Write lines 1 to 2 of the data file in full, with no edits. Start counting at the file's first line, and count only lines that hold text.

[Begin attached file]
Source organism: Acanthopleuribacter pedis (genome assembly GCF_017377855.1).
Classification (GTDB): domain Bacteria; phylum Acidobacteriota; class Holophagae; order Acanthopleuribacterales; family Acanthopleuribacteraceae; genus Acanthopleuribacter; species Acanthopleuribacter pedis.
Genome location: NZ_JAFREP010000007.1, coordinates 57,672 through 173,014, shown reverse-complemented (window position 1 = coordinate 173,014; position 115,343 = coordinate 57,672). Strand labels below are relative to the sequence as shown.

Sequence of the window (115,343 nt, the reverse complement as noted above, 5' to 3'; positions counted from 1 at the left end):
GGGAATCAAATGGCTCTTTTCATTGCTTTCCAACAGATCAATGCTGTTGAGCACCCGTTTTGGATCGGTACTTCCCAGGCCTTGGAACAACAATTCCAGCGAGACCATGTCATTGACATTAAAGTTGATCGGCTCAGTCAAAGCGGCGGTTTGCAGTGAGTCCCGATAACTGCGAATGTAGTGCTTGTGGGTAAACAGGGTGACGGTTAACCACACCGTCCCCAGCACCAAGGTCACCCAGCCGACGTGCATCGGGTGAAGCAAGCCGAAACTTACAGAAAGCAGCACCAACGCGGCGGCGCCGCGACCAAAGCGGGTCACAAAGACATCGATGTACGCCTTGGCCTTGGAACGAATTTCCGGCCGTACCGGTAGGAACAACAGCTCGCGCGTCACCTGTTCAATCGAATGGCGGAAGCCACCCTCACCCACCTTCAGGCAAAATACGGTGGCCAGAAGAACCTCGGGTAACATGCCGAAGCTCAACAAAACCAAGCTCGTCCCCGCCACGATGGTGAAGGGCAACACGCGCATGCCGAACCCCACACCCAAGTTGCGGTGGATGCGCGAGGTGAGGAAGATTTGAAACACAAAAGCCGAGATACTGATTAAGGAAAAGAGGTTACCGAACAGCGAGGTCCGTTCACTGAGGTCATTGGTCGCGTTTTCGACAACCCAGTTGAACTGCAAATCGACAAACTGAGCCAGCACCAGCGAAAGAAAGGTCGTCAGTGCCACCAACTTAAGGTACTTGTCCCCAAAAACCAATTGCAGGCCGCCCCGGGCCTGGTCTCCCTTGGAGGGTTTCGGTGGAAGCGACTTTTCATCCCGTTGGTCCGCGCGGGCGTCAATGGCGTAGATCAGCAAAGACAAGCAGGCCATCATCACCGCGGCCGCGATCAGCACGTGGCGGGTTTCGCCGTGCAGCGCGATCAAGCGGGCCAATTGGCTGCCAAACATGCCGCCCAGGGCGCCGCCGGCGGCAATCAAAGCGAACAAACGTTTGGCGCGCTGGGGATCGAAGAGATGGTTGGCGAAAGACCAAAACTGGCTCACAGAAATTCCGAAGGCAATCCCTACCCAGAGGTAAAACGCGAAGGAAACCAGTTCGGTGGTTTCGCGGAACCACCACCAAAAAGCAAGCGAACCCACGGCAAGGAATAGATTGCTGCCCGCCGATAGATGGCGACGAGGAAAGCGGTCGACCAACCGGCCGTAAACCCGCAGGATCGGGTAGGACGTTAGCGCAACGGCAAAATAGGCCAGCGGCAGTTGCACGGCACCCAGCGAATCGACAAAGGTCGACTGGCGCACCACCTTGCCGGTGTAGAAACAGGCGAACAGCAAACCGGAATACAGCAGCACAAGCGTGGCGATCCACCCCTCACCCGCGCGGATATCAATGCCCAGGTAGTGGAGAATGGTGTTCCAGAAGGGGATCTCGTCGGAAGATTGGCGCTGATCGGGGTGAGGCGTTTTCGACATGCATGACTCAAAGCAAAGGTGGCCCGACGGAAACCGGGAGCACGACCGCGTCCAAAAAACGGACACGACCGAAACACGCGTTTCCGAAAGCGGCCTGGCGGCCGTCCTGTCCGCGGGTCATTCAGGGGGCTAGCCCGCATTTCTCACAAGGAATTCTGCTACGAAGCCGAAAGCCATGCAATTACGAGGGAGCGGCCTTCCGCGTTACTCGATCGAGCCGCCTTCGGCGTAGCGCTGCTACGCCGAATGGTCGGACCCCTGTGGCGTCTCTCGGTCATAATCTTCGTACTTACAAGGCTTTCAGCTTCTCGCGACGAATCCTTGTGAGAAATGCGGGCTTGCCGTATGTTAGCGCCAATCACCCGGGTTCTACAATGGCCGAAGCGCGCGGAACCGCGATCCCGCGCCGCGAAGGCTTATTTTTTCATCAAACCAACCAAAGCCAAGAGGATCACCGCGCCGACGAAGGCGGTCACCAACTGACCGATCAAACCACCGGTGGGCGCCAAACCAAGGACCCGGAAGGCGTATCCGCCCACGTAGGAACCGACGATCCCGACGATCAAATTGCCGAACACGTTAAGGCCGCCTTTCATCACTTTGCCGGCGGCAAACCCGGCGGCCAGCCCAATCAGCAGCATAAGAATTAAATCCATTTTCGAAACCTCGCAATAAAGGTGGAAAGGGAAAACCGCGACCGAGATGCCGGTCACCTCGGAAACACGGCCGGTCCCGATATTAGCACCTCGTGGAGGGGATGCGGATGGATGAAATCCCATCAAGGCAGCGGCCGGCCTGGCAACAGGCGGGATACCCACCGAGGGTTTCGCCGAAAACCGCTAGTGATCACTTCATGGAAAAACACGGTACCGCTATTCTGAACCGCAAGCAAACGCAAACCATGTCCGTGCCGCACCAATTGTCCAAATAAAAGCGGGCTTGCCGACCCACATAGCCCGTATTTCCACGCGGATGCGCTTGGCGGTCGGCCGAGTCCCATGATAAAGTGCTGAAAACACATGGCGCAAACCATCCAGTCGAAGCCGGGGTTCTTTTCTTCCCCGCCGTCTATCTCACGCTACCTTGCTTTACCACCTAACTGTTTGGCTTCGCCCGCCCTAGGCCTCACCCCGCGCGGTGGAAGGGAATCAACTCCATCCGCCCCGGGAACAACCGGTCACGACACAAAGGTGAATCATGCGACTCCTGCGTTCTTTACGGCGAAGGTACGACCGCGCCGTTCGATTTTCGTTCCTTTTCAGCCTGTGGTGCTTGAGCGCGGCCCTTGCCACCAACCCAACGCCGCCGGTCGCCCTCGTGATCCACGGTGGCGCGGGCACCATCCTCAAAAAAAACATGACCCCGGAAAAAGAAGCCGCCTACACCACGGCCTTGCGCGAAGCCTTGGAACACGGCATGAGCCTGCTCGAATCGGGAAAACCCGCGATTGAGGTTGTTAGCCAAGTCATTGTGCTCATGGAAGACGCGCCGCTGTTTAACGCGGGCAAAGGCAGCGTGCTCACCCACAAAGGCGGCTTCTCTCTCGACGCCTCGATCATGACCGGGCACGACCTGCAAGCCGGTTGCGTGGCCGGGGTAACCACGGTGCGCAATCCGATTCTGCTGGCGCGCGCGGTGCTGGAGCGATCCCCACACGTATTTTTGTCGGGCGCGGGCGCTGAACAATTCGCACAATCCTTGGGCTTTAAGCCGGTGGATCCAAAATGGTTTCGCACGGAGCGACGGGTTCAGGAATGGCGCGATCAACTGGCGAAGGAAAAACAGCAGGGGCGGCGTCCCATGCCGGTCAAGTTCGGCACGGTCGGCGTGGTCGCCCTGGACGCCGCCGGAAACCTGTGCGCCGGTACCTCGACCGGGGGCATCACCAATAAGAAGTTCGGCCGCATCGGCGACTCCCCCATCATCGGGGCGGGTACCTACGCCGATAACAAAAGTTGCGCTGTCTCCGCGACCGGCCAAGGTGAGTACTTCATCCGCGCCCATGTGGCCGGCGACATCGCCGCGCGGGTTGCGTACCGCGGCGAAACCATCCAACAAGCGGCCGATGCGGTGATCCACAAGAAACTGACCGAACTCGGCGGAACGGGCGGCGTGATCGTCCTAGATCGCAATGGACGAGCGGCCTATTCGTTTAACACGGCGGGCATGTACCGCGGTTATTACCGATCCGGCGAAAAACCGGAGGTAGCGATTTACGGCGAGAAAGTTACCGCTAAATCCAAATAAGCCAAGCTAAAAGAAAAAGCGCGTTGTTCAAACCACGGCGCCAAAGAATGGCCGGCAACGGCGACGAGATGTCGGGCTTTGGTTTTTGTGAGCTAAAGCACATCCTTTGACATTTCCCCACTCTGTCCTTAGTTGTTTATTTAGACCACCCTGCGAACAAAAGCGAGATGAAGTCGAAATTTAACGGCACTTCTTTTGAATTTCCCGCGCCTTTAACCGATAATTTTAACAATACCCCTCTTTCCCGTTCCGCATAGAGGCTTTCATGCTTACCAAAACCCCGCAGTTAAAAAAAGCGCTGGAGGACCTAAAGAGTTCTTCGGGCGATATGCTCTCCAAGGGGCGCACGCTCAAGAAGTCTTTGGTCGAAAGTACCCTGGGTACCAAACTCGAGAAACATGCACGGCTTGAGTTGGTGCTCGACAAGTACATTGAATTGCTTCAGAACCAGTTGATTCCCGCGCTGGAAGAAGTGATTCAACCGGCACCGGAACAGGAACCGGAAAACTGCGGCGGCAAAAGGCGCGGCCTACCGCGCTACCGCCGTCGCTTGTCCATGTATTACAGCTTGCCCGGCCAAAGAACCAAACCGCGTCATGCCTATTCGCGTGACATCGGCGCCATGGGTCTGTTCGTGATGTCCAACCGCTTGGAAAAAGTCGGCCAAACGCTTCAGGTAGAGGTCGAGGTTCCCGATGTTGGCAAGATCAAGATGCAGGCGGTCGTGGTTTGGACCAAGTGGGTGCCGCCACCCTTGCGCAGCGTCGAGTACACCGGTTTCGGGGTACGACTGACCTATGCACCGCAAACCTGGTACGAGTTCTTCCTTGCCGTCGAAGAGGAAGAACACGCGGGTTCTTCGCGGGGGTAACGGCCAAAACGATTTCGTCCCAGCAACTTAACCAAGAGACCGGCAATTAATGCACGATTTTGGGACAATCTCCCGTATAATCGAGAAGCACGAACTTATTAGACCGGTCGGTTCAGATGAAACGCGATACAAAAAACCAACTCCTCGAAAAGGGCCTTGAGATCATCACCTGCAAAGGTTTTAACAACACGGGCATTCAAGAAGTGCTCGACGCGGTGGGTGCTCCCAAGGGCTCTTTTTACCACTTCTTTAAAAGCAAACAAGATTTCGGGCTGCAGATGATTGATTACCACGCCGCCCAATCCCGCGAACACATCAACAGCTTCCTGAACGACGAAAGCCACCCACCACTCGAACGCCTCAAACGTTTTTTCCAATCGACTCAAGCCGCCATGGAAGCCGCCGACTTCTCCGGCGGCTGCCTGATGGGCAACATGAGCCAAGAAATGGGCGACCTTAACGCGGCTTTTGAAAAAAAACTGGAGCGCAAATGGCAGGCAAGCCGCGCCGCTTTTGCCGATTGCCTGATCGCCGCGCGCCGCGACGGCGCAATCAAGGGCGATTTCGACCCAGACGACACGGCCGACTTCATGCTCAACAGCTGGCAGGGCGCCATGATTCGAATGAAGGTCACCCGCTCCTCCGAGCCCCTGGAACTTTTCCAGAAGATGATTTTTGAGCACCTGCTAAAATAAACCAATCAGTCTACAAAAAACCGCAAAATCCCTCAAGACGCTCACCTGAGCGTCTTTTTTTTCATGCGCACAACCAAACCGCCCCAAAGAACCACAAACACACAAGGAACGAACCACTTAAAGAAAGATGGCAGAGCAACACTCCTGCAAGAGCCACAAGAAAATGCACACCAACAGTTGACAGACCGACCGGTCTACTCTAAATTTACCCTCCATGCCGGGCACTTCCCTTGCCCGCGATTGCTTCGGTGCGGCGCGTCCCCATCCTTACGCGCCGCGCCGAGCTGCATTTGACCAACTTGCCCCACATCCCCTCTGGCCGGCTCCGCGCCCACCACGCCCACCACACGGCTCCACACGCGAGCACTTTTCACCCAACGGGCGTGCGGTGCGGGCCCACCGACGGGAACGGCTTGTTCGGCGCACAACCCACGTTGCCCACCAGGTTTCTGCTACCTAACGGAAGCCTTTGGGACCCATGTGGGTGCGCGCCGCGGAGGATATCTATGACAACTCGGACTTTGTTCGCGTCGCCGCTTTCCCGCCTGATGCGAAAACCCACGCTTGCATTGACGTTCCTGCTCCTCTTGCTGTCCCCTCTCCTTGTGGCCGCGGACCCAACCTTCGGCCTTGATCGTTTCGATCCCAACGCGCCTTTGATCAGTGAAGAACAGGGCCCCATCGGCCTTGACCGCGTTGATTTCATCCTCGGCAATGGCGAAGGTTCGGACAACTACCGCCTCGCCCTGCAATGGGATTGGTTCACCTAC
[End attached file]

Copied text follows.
Source organism: Acanthopleuribacter pedis (genome assembly GCF_017377855.1).
Classification (GTDB): domain Bacteria; phylum Acidobacteriota; class Holophagae; order Acanthopleuribacterales; family Acanthopleuribacteraceae; genus Acanthopleuribacter; species Acanthopleuribacter pedis.